Nearly 90% of catering establishments are not willing to restrict entrance to COVID-19 vaccine certificate holders, a survey has revealed. 

The survey, by the Association of Catering Establishment (ACE), found that 86.3% of respondents are not willing to accept just vaccinated clients.

Just over 90% of those that are not willing to accept just vaccinated clients believe that the incentives proposed by Health Minister Chris Fearne do not justify such a measure. 

On Tuesday, Fearne said that rules will be eased for establishments that opt to restrict entry to fully vaccinated people. To qualify, all staff at those establishments must be fully vaccinated against COVID-19. The option comes into effect on October 9. 

Establishments that opt to open just for the vaccinated will be allowed a maximum of eight people on a table, up from 6. Their opening hours can also be extended from 2am to 3am. Tables will be distanced 1.5m and customers can also be served at bars with perspex, not just at table service. Louder music will also be allowed.

A total 77.8% of respondents insisted that their workforce is not able to adapt to the proposed measure.  This was in spite of the fact that 65.3% confirmed that all their staff were fully vaccinated. 

A large majority - 87.7% felt that the measures are "overkill" on the industry.

“The survey reflects the ACE’s continuous insistence with the Superintendence of Health that such measures are only ideal in a pre-herd immunity scenario. For measures to be fair, restaurant owners should have been given the possibility to operate without table capacity and distance restrictions,” the association said. 

It added that the measures should have been more "sensitive" to current staffing and human resource issues being faced by the industry.

“While ACE understands that the purpose of such measures is to ensure further vaccination within the industry, it feels that their impact will be wholly borne by restaurants affecting their long-term sustainability.”

Catering industry split on vaccine certificate decision

The survey reflects some of the comments restaurant owners gave Times of Malta when reacting to Fearne's announcement.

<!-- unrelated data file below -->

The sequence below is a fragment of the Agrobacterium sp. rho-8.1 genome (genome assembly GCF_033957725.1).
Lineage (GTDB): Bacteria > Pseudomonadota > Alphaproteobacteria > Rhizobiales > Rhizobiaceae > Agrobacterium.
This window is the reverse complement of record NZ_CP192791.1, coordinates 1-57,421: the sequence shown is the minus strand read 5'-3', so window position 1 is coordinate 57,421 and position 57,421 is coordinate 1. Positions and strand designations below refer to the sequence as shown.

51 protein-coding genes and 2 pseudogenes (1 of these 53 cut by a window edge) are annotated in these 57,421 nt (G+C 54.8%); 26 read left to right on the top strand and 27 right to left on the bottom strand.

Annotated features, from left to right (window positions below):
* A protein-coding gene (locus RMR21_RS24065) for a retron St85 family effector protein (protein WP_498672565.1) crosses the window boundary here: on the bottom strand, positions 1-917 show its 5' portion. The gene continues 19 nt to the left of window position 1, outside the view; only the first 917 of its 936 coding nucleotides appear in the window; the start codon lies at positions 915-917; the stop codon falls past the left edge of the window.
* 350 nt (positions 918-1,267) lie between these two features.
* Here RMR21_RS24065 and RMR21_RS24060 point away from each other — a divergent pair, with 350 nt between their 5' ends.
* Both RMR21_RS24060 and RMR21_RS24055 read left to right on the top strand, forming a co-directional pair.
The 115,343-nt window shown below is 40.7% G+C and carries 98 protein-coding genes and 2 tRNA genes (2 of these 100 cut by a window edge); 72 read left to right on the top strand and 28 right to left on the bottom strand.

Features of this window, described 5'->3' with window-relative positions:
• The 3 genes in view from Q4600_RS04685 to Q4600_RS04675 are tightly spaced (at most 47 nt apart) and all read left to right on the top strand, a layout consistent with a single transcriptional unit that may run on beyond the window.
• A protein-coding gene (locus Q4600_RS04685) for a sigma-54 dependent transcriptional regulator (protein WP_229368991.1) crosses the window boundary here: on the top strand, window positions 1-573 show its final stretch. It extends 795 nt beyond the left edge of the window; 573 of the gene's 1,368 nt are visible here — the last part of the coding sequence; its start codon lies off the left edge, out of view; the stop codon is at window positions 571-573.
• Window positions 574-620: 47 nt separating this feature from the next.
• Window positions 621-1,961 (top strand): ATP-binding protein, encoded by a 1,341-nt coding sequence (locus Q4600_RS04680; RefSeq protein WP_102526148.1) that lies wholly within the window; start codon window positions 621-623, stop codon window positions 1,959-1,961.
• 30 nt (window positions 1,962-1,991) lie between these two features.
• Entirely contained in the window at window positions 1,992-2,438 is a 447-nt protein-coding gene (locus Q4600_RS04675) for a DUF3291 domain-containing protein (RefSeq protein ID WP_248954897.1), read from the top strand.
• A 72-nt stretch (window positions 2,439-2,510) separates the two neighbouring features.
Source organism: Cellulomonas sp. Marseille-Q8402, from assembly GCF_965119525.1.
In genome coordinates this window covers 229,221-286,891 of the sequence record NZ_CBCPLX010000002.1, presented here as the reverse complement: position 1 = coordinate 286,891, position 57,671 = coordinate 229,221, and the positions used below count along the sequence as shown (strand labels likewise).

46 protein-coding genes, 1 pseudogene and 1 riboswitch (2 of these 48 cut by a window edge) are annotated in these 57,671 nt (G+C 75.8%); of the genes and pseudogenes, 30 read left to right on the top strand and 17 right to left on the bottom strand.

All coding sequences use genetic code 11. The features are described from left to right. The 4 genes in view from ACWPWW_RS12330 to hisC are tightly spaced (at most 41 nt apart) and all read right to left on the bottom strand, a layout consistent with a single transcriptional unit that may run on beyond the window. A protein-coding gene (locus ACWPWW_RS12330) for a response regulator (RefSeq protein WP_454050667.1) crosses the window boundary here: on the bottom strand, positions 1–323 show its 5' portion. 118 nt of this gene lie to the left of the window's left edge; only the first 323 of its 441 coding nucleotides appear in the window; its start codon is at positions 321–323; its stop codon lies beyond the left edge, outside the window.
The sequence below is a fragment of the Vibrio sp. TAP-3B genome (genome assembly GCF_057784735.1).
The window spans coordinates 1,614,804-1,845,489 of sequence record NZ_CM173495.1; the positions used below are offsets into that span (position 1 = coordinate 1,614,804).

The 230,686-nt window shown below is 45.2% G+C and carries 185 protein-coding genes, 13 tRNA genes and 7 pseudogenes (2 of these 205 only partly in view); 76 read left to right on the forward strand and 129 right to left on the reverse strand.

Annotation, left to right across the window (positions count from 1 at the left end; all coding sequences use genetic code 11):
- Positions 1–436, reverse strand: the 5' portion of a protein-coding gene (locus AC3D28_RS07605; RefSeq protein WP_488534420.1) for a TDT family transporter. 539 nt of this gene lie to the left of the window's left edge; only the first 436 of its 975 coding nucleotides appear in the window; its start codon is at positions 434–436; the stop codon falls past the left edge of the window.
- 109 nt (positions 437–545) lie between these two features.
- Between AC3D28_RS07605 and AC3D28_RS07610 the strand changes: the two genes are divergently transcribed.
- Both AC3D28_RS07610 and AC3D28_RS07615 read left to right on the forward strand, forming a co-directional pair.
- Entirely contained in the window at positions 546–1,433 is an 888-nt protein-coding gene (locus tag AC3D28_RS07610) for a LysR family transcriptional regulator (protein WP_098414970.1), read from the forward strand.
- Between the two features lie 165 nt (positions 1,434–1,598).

While initially, before the details were fleshed out, many had said they would be on board with restricting entry to the fully vaccinated, the actual announcement did not go down well with some. 

Among them is chef and restauranteur Sean Gravina, who said the decision caused “unneeded tension”. 

“Why are we discriminating against one another when we are the best in Europe when it comes to vaccination? Haven't we gone through enough? Being over-cautious is just as bad as being unprepared,” Gravina said. 

The chef said the catering industry cannot “continue this way” and insisted that the rules are “too complicated and complex”. 

“The people have the freedom to choose where to go. Let the catering industry be and free it from these useless restrictions that do not make any sort of sense when you see all that is going on around on the island. Nothing is making sense anymore,” Gravina added. 

He also said he will not be applying for his restaurant to only be open just for the fully vaccinated. 

“For the good of the industry and the wellbeing of people do not go ahead with this discriminative restriction. It’s wrong,” he insisted.

Chamber says members prefer cautious approach

But Malta Chamber of SMEs deputy president Philip Fenech told Times of Malta that the latest easing of regulations is “a step in the right direction" because it helps productivity and while monitoring the health aspect of things. 

“Obviously, owners would rather be allowed to open up fully, but they want to be cautious so as not to miss out on all the progress that has been made. 

“It’s clearly not the time to remove all restrictions, especially with the European Centre for Disease Prevention and Control warning countries to be on the alert ahead of winter,” Fenech said. 

Asked whether the Chambers’ members would be applying to restrict entry to the fully vaccinated, Fenech said there is a mix, with most clubs, bars and restaurants expressing an interest in the proposal. 

However, certain places with smaller capacities are less likely to apply the measure since the changes do not really make much of a difference to them. Fenech said, however, that it was “unfair” to say that nothing has changed in the past year-and-a-half. 

“We finally seem to have the right balance. We want to remain a safe reputation destination, as we have been over the last two months,” Fenech added. 

He also said the take-up of the vaccine among those in the catering industry has been high and the chamber had coordinated vaccination for at least 600 people. 

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